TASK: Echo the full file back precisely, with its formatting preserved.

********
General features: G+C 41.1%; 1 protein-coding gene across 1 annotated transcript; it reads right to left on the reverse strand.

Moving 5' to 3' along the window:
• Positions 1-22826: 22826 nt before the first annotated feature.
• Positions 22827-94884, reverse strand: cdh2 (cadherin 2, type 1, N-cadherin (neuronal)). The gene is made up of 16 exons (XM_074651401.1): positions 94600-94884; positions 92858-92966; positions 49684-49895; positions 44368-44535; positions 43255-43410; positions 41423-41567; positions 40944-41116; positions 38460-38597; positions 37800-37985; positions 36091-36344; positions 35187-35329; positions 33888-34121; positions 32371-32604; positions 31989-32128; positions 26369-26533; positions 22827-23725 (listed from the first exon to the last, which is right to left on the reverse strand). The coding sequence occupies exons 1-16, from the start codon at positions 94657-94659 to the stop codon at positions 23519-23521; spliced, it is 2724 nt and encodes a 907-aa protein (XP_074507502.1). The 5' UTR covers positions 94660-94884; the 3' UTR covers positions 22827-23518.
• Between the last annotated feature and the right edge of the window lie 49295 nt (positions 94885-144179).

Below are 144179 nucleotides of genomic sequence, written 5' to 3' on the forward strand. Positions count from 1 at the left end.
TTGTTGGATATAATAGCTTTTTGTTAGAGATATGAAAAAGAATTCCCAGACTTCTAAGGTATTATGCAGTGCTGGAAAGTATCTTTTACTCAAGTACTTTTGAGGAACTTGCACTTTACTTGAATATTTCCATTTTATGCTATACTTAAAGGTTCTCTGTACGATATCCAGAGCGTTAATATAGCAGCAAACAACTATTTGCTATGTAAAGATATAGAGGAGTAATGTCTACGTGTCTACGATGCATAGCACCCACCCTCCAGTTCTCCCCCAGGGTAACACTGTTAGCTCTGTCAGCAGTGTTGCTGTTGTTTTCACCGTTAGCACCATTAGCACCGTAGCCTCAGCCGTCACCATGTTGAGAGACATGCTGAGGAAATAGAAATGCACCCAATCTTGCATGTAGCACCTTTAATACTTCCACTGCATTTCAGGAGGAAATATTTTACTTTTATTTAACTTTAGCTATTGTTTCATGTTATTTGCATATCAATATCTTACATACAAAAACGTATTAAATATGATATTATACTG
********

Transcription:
General features: G+C 41.1%; 1 protein-coding gene across 1 annotated transcript; it reads right to left on the reverse strand.

Moving 5' to 3' along the window:
• Positions 1-22826: 22826 nt before the first annotated feature.
• Positions 22827-94884, reverse strand: cdh2 (cadherin 2, type 1, N-cadherin (neuronal)). The gene is made up of 16 exons (XM_074651401.1): positions 94600-94884; positions 92858-92966; positions 49684-49895; positions 44368-44535; positions 43255-43410; positions 41423-41567; positions 40944-41116; positions 38460-38597; positions 37800-37985; positions 36091-36344; positions 35187-35329; positions 33888-34121; positions 32371-32604; positions 31989-32128; positions 26369-26533; positions 22827-23725 (listed from the first exon to the last, which is right to left on the reverse strand). The coding sequence occupies exons 1-16, from the start codon at positions 94657-94659 to the stop codon at positions 23519-23521; spliced, it is 2724 nt and encodes a 907-aa protein (XP_074507502.1). The 5' UTR covers positions 94660-94884; the 3' UTR covers positions 22827-23518.
• Between the last annotated feature and the right edge of the window lie 49295 nt (positions 94885-144179).

Below are 144179 nucleotides of genomic sequence, written 5' to 3' on the forward strand. Positions count from 1 at the left end.
TTGTTGGATATAATAGCTTTTTGTTAGAGATATGAAAAAGAATTCCCAGACTTCTAAGGTATTATGCAGTGCTGGAAAGTATCTTTTACTCAAGTACTTTTGAGGAACTTGCACTTTACTTGAATATTTCCATTTTATGCTATACTTAAAGGTTCTCTGTACGATATCCAGAGCGTTAATATAGCAGCAAACAACTATTTGCTATGTAAAGATATAGAGGAGTAATGTCTACGTGTCTACGATGCATAGCACCCACCCTCCAGTTCTCCCCCAGGGTAACACTGTTAGCTCTGTCAGCAGTGTTGCTGTTGTTTTCACCGTTAGCACCATTAGCACCGTAGCCTCAGCCGTCACCATGTTGAGAGACATGCTGAGGAAATAGAAATGCACCCAATCTTGCATGTAGCACCTTTAATACTTCCACTGCATTTCAGGAGGAAATATTTTACTTTTATTTAACTTTAGCTATTGTTTCATGTTATTTGCATATCAATATCTTACATACAAAAACGTATTAAATATGATATTATACTG